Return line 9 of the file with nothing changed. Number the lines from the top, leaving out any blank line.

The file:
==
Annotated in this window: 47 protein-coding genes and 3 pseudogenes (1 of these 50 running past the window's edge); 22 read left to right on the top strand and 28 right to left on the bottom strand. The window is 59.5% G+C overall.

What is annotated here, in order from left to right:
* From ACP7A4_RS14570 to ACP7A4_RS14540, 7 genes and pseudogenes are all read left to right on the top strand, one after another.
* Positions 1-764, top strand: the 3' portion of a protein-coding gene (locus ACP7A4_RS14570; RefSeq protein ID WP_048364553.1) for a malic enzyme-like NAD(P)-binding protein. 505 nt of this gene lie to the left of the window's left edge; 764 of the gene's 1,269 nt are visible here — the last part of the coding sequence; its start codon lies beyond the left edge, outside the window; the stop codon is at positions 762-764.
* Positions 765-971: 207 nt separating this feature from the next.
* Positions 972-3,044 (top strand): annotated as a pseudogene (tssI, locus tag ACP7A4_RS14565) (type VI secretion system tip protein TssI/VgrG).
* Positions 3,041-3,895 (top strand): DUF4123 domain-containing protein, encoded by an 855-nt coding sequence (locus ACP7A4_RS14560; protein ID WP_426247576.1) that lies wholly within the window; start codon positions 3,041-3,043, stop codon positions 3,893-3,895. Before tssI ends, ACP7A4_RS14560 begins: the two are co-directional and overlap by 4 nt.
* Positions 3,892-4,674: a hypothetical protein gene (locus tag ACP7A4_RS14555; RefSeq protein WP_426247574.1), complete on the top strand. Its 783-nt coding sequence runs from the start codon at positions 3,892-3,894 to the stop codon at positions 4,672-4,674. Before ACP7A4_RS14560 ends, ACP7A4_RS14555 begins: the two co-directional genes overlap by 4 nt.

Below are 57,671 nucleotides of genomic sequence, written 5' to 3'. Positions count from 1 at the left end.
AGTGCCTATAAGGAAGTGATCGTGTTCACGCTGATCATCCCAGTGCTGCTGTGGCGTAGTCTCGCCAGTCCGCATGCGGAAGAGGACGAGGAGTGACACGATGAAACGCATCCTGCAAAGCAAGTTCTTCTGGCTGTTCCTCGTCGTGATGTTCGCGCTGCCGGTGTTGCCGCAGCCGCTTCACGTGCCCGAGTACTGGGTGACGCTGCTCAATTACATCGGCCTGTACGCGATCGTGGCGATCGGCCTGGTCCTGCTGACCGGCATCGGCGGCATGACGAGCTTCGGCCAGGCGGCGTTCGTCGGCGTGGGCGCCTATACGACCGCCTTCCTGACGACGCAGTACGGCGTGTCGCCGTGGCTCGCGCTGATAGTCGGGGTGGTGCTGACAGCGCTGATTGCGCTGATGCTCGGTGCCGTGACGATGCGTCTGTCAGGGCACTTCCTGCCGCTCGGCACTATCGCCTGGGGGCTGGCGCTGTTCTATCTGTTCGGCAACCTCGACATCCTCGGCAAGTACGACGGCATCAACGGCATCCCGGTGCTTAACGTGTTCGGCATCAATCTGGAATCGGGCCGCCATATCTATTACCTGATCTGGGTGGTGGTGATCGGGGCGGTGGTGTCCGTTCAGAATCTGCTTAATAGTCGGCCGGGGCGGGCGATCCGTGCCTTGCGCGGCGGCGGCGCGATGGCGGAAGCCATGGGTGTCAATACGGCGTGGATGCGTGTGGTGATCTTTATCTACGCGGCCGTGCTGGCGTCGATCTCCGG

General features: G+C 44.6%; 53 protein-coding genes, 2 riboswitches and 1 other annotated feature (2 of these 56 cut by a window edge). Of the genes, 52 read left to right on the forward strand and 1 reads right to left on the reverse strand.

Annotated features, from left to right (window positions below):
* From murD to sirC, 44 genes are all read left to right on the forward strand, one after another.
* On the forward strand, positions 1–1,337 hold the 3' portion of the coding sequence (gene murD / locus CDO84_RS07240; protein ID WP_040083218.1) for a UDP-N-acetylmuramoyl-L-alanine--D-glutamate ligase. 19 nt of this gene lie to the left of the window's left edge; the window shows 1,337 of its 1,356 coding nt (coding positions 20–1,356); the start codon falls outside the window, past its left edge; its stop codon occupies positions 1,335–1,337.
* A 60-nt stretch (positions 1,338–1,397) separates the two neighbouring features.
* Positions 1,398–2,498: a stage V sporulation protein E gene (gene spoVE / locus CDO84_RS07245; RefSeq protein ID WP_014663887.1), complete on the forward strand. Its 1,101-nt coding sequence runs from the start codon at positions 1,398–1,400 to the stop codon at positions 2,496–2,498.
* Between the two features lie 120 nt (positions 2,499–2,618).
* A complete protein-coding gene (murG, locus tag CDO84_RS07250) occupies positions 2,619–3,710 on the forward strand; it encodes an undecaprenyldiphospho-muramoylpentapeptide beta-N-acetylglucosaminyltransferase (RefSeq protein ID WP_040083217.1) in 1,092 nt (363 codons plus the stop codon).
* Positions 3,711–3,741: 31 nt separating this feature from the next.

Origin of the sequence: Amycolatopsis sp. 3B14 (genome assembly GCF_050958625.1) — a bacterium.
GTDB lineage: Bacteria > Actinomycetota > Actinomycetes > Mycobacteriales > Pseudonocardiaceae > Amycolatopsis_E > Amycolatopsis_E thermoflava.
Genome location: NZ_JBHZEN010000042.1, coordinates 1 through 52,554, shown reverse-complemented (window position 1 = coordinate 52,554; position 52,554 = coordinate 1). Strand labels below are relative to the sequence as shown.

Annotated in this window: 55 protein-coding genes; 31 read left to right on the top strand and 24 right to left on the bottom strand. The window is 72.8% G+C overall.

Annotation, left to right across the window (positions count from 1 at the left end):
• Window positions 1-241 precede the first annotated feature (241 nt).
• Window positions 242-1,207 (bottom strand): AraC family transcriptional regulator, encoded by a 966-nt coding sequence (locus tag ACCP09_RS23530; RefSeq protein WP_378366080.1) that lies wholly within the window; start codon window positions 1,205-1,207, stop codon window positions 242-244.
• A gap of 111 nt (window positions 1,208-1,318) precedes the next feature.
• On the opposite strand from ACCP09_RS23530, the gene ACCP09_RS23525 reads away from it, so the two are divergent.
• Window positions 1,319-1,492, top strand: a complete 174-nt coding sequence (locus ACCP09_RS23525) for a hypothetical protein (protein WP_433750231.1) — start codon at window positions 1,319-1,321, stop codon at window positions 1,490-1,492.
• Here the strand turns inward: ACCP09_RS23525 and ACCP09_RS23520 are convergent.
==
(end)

Below are 57,671 nucleotides of genomic sequence, written 5' to 3'. Positions count from 1 at the left end.